Posts Tagged ‘civics’

Fun Games & WebQuests Teach Civics! (CSAW)

January 27th, 2011

Hi!  It’s Thursday, January 27, 2011 and time for Social Sciences at ClickSchooling!

Recommended Website:

Age Range: 9 -18 (about Grades 4-12, younger students may enjoy aspects with parental assistance)

Bookmark this site now! It’s a fun, interactive gateway into the realm of Civics! The brainchild of former Supreme Court Justice Sandra Day O’Connor, this free education project teaches students about civics through engaging computer games in which the student “wins” by mastering knowledge of the U.S. Constitution and essential foundational principles of the nation.

When you get to the site you will see some featured games at the top of the page, and a menu of game “Topics” that include: 

*Citizenship and Participation – Play games that teach about immigration, citizenship, voting and more.

*Separation of Powers – Control all 3 branches of government to understand the parts of government and how they work.

*The Constitution and the Bill of Rights – Run your own firm of lawyers who specialize in constitutional law. Try out your persuasive skills by arguing a real Supreme Court case. Take a WebQuest to learn about how our Constitution was created and how it affects YOU.

*The Judicial Branch – Play “Court Quest” and guide people through the court system.

*The Executive Branch – Find out what it’s like to be a U.S. President over a 4-year term of office.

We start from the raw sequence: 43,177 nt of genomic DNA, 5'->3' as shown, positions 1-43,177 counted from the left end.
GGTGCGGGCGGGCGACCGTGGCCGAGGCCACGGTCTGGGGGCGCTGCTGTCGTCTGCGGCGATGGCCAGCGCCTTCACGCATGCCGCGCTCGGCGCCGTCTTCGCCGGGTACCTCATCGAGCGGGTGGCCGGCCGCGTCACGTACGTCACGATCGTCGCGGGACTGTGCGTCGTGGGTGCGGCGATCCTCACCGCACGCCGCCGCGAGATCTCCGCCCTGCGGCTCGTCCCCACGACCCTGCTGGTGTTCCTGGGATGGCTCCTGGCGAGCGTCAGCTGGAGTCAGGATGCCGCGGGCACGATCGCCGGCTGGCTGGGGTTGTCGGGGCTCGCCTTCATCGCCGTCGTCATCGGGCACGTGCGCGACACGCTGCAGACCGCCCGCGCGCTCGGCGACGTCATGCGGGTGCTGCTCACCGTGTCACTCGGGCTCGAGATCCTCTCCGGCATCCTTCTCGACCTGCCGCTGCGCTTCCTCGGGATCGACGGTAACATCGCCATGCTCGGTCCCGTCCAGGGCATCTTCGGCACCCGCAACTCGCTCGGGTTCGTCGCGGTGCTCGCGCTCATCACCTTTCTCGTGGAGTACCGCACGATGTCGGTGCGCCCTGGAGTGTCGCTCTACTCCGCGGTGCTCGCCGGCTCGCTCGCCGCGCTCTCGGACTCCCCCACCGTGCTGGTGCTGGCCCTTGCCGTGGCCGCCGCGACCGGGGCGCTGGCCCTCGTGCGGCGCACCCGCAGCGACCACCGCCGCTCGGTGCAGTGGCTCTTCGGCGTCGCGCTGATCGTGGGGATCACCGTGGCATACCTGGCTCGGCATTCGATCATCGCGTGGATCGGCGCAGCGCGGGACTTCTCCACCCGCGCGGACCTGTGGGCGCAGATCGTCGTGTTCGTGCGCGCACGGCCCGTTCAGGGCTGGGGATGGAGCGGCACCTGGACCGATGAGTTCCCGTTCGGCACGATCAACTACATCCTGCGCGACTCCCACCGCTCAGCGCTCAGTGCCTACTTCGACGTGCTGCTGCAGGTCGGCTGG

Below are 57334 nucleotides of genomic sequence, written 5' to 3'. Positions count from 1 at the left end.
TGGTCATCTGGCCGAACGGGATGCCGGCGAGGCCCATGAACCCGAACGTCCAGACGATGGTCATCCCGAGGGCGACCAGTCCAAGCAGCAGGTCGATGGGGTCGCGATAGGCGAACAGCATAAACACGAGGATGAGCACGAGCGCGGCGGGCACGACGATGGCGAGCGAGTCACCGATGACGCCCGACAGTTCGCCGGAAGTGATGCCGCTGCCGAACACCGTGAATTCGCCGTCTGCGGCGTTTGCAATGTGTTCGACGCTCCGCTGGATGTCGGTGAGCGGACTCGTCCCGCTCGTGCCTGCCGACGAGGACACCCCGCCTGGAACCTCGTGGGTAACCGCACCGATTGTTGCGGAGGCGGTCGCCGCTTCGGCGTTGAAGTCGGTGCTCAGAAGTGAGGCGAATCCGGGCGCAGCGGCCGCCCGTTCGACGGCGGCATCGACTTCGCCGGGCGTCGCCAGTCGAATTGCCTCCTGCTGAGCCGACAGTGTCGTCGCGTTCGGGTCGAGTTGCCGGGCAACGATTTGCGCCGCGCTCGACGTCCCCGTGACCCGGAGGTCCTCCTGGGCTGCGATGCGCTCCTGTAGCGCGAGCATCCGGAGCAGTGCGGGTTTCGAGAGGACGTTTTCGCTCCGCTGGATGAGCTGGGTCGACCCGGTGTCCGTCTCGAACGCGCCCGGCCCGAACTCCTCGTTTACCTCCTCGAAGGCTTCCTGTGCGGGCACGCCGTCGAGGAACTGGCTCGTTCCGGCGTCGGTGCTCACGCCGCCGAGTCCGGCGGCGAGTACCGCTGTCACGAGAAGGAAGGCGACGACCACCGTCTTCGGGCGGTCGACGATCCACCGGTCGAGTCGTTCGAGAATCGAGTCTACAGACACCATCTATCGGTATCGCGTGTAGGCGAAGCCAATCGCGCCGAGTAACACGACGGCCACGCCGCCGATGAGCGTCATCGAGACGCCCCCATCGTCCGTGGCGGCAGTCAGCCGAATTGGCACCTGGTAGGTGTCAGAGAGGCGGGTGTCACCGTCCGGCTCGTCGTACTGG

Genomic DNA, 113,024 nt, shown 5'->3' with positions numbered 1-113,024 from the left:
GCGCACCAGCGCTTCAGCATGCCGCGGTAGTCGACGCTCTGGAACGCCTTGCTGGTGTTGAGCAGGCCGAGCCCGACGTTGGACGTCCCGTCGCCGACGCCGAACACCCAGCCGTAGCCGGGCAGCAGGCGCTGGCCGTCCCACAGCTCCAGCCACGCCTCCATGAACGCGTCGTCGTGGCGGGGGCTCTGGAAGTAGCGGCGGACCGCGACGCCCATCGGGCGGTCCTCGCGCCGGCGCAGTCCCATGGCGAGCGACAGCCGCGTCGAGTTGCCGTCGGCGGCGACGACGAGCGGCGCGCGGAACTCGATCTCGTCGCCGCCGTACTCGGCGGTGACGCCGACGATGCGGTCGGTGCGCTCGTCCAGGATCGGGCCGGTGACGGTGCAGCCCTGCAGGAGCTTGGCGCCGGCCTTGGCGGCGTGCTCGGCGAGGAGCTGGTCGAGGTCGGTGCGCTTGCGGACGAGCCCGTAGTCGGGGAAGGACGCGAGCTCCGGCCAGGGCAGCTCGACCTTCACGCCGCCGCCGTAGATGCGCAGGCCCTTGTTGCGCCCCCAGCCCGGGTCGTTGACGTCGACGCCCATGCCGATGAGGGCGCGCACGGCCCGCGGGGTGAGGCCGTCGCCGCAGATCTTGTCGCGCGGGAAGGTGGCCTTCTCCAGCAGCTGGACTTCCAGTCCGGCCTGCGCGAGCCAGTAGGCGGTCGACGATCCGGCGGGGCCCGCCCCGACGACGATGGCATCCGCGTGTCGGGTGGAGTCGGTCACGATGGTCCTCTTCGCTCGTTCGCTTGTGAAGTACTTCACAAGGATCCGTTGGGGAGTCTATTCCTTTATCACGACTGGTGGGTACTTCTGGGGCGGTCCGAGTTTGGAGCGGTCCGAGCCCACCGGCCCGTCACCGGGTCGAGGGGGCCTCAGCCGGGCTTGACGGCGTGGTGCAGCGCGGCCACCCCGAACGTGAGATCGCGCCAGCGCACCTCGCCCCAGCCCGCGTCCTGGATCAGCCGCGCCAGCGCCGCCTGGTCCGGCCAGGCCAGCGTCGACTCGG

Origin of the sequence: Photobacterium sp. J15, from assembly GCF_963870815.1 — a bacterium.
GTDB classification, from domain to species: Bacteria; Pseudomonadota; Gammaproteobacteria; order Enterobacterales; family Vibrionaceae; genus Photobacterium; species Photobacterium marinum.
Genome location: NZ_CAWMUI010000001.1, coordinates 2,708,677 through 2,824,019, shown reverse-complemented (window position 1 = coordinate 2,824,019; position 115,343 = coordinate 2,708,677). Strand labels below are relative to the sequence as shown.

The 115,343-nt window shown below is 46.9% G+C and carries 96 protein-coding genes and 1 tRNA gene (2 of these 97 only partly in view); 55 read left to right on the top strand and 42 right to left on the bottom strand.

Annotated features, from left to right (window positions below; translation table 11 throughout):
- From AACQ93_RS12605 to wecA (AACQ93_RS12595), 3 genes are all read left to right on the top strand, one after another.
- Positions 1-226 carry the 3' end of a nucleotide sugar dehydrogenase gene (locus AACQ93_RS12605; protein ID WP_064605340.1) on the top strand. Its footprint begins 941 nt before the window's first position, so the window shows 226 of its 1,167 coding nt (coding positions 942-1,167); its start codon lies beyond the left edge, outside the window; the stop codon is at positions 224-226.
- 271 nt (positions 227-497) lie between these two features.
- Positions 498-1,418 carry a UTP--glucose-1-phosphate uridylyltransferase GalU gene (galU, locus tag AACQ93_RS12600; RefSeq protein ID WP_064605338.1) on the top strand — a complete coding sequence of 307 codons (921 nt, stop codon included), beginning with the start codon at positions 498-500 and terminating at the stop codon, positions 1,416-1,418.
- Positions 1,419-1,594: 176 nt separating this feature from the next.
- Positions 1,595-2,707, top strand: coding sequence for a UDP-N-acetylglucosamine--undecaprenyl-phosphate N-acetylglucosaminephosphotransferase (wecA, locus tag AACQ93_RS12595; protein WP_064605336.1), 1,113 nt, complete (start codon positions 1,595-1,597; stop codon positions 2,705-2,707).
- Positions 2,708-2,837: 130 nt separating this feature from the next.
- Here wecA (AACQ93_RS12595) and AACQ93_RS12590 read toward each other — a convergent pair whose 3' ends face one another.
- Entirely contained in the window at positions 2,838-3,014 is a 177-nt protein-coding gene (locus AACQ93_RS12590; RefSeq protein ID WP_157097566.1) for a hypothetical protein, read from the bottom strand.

*The Legislative Branch – Become a virtual legislator and try to meet the needs of your constituents.  Play “Law Craft” and find out what members of Congress must do to prepare, write, pass, and enact laws.

In addition to the multi-media games and webquests, you’ll find lesson plans and handouts for teachers and parents that go with the games to enhance learning.

This site wins a ClickSchooling Award for excellence in combining education and technology on the Internet.



Diane Flynn Keith
for ClickSchooling

Play History!

November 4th, 2010

Hi!  It’s Thursday, November, 4, 2010 and time for Social Sciences at ClickSchooling!

Recommended Website:
Playing History

Age Range: 8-18 (Mostly Grades 4-12, younger children and non-readers will need assistance. Parents must preview for suitable content.)

ClickScholar Cie pointed out this website that offers an archive of links to over 100 free, interactive, digital games and simulations about U.S. and World History, civics, and geography. Many of these educational games were created by foundations and universities and combine academic knowledge with the latest digital technology.

When you get to the site you’ll see some of the featured games. You can use the search engine or simply click on the small horizontal menu tab at the top of the page that says, “Browse Games.”  A new page opens with a smorgasbord of choices such as:

*Franklin’s Interactive Lifetime – Learn about Benjamin Franklin and his interests in communication, science, politics and diplomacy